India and the Middle East: Walking a Diplomatic Tightrope
Photo Credit: Times of Israel
By Aditi Bhaduri

India and the Middle East: Walking a Diplomatic Tightrope

Sep. 07, 2017  |     |  0 comments


Indian Minister for Road Transport & Highways and Shipping Nitin Gadkari visited Tehran in August 2017 to attend the swearing in ceremony of re-elected President Hassan Rouhani. Gadkari’s visit reflected the importance that the Indian government attaches to relations with Tehran.


What was remarkable was that this high-profile attendance came after Iranian Supreme Leader Ayatollah Khamenei mentioned Kashmir and expressed concern for the Muslims living there in his Eid address in June 2017. It was also after Iran inked a deal with Russia’s Gazprom for the development of the Farzad B gasfields. India’s ONGC Videsh Ltd. had discovered the gasfields and was interested in developing it, but India and Iran had differences over the pricing of the development. A former Iranian presidential advisor had also used unusually strong language regarding India.


These were ignored by New Delhi, which is normally prickly to any allusions to Kashmir. The pronouncements by Khamenei came soon after Indian Prime Minister Narendra Modi’s highly publicized and successful visit to Israel — the first ever by any Indian prime minister to the Jewish state —Tehran’s sworn enemy. This testifies to the diplomatic tightrope that India is having to walk in the region.


India has so far dexterously balanced its relations with the different power centers in the Middle East. The region has figured prominently in the Narendra Modi government’s ‘Look West’ policy and its importance for the country cannot be overemphasized. The countries of the Gulf Cooperation Council (GCC), led by the United Arab Emirates (UAE) and Saudi Arabia, together host around seven million Indian expatriate workers who remit back hefty foreign exchange. Indians constitute the largest expatriate community in the GCC. According to some estimates, their remittances account for almost 52 percent of all overseas Indian remittances.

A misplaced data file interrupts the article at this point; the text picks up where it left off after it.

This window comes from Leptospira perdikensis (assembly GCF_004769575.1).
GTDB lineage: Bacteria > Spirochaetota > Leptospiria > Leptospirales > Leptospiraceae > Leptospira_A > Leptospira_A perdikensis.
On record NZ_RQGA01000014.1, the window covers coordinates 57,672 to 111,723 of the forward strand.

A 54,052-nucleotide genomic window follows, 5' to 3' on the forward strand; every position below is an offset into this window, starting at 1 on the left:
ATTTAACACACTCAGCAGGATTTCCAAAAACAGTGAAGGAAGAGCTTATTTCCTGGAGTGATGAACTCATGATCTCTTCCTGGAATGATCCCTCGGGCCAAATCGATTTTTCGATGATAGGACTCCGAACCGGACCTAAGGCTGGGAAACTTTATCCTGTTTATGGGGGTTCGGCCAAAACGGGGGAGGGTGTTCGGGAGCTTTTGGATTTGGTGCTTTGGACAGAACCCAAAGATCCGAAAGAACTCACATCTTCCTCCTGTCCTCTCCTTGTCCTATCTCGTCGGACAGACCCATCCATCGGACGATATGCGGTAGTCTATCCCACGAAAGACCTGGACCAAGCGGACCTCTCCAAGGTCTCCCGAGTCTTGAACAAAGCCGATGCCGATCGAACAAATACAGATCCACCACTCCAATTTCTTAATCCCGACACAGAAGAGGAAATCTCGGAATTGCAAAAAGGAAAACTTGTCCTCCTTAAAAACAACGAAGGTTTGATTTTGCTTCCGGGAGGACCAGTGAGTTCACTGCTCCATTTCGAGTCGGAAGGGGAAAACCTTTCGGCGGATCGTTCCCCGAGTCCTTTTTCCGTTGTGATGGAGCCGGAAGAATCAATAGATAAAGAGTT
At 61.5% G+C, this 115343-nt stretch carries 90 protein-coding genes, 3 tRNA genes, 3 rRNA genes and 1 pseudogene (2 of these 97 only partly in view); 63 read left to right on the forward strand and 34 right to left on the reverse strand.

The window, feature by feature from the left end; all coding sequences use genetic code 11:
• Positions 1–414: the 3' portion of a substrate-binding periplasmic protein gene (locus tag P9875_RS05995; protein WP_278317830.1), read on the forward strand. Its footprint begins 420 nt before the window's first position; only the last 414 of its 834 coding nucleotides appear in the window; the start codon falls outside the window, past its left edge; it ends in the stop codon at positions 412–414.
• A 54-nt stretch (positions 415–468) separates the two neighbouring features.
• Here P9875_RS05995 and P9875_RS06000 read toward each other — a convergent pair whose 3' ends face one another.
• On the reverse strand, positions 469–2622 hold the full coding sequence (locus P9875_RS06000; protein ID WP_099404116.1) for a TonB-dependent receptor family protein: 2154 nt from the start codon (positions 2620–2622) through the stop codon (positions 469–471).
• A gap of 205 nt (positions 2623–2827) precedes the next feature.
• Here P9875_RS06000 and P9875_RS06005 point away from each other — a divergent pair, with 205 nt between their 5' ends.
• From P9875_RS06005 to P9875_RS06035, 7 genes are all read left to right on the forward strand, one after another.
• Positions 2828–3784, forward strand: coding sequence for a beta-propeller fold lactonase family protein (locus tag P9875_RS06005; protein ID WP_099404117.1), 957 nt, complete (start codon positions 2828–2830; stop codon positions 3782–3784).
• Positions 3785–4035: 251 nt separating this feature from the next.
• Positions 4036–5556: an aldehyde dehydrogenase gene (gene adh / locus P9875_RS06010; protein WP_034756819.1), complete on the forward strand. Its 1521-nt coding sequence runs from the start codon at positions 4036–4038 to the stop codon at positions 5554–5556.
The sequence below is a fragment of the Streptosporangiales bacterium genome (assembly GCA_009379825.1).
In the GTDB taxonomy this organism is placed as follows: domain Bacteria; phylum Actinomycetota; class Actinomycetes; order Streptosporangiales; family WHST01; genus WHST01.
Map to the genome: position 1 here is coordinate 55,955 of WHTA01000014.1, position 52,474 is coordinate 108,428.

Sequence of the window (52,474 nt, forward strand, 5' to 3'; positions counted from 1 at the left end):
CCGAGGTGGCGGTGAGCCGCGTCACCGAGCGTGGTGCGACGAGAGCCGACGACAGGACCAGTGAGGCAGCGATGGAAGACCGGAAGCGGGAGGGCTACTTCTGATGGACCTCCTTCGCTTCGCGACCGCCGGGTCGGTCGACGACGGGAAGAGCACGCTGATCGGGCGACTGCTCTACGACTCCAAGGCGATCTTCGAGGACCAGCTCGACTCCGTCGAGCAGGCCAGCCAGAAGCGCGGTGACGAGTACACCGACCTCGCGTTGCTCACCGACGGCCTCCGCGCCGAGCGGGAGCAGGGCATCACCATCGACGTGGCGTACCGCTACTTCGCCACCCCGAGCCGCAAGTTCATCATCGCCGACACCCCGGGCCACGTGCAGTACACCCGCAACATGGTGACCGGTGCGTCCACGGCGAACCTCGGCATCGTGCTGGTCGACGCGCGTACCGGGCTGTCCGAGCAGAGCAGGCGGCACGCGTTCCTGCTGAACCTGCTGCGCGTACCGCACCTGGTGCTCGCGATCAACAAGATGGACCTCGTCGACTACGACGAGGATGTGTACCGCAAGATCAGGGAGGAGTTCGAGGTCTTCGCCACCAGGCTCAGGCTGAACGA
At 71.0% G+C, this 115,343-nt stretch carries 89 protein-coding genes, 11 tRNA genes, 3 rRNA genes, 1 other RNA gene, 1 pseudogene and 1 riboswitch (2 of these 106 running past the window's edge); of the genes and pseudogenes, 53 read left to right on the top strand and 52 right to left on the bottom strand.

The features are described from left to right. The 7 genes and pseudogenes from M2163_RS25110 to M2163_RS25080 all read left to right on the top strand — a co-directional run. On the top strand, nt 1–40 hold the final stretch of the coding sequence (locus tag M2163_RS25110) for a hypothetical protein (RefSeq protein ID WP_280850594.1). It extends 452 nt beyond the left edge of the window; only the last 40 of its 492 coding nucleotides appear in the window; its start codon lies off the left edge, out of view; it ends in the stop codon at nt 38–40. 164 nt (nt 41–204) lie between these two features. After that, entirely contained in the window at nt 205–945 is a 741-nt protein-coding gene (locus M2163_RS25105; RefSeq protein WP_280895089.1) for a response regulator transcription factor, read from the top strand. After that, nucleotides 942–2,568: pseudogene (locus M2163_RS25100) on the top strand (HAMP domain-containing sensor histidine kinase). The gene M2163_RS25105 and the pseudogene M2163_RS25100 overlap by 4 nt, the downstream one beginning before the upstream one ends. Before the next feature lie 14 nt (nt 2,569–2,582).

The GCC is also important for India’s energy security, supplying as it did in 2016 almost 50 percent of the country’s energy needs. In 2016, India and the UAE signed an agreement to establish a strategic petroleum reserve in India, where UAE can store crude oil. This was important for India given that its energy requirements are expected to quadruple over the next 15 to 17 years.


More recently, ties between India and the GCC states have been boosted in defence and counter-terrorism, with joint air and naval exercises, intelligence sharing, and with the arrests and extradition by some of the GCC states to India of those wanted by India on terrorism-related charges. In 2015, for instance, India and the UAE entered into an agreement whereby their national security advisers would meet every six months and host regular counter-terrorism meetings.